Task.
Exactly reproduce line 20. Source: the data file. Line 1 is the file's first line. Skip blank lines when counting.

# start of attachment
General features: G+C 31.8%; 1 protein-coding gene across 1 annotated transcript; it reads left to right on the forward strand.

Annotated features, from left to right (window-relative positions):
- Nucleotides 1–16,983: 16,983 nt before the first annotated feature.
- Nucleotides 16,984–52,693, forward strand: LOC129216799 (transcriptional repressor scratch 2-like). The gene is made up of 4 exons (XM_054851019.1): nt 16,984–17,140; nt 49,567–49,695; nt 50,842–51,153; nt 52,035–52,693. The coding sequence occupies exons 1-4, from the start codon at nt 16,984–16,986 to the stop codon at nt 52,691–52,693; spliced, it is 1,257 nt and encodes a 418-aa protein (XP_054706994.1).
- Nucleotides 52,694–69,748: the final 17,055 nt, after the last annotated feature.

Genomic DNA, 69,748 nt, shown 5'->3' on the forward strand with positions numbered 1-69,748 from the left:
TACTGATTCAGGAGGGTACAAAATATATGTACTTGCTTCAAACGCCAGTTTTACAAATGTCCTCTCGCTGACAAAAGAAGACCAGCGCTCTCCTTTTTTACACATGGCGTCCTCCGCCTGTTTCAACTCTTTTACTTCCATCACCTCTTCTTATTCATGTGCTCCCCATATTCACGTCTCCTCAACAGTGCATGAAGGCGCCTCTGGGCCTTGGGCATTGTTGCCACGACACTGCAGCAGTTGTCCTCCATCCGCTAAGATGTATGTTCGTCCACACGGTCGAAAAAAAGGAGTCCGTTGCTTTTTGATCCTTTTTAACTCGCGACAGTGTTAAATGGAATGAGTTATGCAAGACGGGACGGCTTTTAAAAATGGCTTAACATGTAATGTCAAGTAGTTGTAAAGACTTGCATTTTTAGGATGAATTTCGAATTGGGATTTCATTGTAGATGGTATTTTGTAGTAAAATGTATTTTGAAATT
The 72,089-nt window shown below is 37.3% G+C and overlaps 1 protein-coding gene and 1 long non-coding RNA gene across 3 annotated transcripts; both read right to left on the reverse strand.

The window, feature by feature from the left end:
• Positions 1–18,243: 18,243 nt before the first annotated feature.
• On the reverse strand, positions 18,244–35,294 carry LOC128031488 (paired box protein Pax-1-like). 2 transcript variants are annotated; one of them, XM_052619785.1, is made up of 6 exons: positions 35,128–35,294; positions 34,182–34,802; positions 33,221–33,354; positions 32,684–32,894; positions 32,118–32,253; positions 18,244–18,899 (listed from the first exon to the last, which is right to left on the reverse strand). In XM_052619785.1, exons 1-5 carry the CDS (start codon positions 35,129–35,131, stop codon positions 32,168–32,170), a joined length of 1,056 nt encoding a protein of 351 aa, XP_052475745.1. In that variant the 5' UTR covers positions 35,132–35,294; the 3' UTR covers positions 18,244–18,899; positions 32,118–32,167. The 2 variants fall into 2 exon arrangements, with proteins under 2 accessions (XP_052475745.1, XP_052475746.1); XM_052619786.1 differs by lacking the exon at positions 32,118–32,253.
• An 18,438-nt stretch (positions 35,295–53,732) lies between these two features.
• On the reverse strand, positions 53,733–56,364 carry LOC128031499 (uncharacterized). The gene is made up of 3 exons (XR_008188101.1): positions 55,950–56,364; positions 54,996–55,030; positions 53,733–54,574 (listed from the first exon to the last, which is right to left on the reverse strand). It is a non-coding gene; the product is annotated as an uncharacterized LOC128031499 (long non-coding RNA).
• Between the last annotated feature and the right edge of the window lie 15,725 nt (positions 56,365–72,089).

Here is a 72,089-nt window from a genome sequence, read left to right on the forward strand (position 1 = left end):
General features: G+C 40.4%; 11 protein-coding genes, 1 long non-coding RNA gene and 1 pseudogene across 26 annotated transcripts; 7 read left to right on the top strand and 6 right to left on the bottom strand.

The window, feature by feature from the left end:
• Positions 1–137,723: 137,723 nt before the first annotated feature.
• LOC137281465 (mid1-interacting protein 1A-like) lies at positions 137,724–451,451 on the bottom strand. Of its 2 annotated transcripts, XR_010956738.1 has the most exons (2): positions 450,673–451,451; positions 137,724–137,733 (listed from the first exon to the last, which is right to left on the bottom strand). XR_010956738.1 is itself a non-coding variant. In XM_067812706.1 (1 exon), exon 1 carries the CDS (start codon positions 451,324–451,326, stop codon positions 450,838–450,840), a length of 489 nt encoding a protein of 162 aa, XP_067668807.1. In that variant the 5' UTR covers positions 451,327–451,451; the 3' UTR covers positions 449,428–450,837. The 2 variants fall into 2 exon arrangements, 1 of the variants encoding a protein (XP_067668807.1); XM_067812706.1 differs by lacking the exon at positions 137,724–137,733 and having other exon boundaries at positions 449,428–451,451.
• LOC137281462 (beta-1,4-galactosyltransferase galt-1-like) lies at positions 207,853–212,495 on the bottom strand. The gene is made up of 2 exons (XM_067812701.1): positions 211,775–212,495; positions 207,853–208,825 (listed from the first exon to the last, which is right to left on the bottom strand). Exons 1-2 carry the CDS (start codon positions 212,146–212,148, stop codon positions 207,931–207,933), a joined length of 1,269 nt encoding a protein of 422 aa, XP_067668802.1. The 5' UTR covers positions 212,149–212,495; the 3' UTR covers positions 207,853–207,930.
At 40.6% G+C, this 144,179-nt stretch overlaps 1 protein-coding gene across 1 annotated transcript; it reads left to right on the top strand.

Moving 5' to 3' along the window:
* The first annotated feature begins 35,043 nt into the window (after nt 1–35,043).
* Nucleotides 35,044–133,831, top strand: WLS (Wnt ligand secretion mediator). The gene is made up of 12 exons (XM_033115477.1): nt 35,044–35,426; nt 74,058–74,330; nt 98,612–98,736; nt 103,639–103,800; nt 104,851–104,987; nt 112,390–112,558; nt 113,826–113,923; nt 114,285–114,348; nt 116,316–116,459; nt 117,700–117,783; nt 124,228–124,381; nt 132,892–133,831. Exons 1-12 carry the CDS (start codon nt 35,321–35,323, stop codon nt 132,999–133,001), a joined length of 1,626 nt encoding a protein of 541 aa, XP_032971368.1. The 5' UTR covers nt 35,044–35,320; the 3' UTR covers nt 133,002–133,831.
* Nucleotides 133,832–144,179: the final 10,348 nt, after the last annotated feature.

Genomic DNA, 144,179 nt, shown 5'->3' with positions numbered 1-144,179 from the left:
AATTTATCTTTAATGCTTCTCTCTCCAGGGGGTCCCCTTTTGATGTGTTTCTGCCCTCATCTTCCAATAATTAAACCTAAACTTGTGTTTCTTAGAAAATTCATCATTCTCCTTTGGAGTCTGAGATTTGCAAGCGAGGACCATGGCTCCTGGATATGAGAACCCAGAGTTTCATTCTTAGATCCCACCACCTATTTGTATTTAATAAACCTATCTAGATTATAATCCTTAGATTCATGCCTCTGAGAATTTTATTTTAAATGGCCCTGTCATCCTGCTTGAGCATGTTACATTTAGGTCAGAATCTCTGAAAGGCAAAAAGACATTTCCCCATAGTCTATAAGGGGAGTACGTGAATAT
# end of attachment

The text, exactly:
• LOC137281462 (beta-1,4-galactosyltransferase galt-1-like) lies at positions 207,853–212,495 on the bottom strand. The gene is made up of 2 exons (XM_067812701.1): positions 211,775–212,495; positions 207,853–208,825 (listed from the first exon to the last, which is right to left on the bottom strand). Exons 1-2 carry the CDS (start codon positions 212,146–212,148, stop codon positions 207,931–207,933), a joined length of 1,269 nt encoding a protein of 422 aa, XP_067668802.1. The 5' UTR covers positions 212,149–212,495; the 3' UTR covers positions 207,853–207,930.